“In Time” – Measuring Your Time in Currency

July 16, 2012 — Leave a comment

July 16, 2012

This weekend my wife and I stayed home to watch a movie starring Justin Timberlake – which is not something I like to admit.  However, “In Time” turned out to be quite thought-provoking and inspired me to write about it today.  To get a better idea of what I’m focusing on.. here is the trailer:

Just in case you can’t watch the video, here’s a quick summary and review from Movie Quotes and More:

The idea of the story is unique and innovative, it’s based in the future when the commodity of value is not cash but time and everyone only gets to live to the age of 25 and after that you have one year to live depending on the time credits you’ve earned.  However, the way the story is told is not as good as it should have been given the rich narrative and the movie lacks momentum with the characters not well developed enough to get a sense of who these people are…

That’s why we usually work, right?  So we can earn money to pay our bills and hopefully do some things we love.  In this movie, they took out the medium (currency) and charged you actual minutes of your life to do everything from buying your lunch to paying your rent.  They added minutes by doing anything you’d do today to make money.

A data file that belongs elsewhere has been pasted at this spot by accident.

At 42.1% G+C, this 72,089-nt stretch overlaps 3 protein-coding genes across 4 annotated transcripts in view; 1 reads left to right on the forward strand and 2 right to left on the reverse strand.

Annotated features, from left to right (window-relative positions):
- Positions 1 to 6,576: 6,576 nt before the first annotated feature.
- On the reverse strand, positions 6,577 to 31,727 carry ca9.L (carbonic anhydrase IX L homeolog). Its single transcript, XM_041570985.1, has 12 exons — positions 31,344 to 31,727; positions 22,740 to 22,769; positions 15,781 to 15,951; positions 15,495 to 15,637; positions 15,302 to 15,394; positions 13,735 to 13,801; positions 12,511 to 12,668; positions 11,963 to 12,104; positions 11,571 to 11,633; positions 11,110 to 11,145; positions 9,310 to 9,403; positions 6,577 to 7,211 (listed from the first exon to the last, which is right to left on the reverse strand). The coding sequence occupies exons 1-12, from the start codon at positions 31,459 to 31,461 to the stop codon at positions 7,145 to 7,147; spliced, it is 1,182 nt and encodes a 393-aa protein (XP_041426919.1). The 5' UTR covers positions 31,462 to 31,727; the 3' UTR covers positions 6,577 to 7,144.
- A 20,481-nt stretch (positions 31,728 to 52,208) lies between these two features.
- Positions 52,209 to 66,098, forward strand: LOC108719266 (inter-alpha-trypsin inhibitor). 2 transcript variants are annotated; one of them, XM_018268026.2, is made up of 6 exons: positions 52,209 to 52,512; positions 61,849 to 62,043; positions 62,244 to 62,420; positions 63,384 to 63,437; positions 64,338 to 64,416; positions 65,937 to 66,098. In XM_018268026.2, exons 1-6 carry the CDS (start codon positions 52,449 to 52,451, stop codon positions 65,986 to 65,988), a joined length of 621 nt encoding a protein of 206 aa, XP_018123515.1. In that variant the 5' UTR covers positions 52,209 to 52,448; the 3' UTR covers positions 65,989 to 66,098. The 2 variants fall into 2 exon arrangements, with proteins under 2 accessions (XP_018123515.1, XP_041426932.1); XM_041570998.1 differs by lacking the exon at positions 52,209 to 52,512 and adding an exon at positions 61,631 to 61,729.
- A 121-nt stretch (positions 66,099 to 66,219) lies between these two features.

Our time is limited so it makes sense it would act as a natural currency.  However, we don’t have the ability to buy additional time, so we have to use it wisely… and boy does time go by so fast!

The movie also factors in “classes” of society and shows how the rich can live forever because they can buy as much life as they want, but they can still die by everyday accidents, so they stop living adventurous lives and start living in a bubble so they won’t die prematurely.  They’re also surrounded by paranoia and bodyguards to prevent others from stealing their time.

In “Golden Handcuffs: Why Can’t I Leave My Job?“, I talk about the fear we have with leaving a well-paying job.  We sometimes sacrifice adventure, sense of purpose, and happiness because we don’t want to risk losing what we already have.  It reminded me of the problems the rich people had in the movie.

At one point in the movie, one of the rich people talks about how the need for time (the clock) is `good for no one.  She says:

Sylvia Weis: Oh, no? The clock is good for no one. The poor die and the rich don’t live. We can all live forever so long as we don’t do anything foolish. Doesn’t that scare you? That maybe you’ll never do anything foolish or courageous or anything worth a damn?

Is it the same for us? Do we risk living an adventurous life because we feel playing it safe will best preserve the time we have remaining?

 

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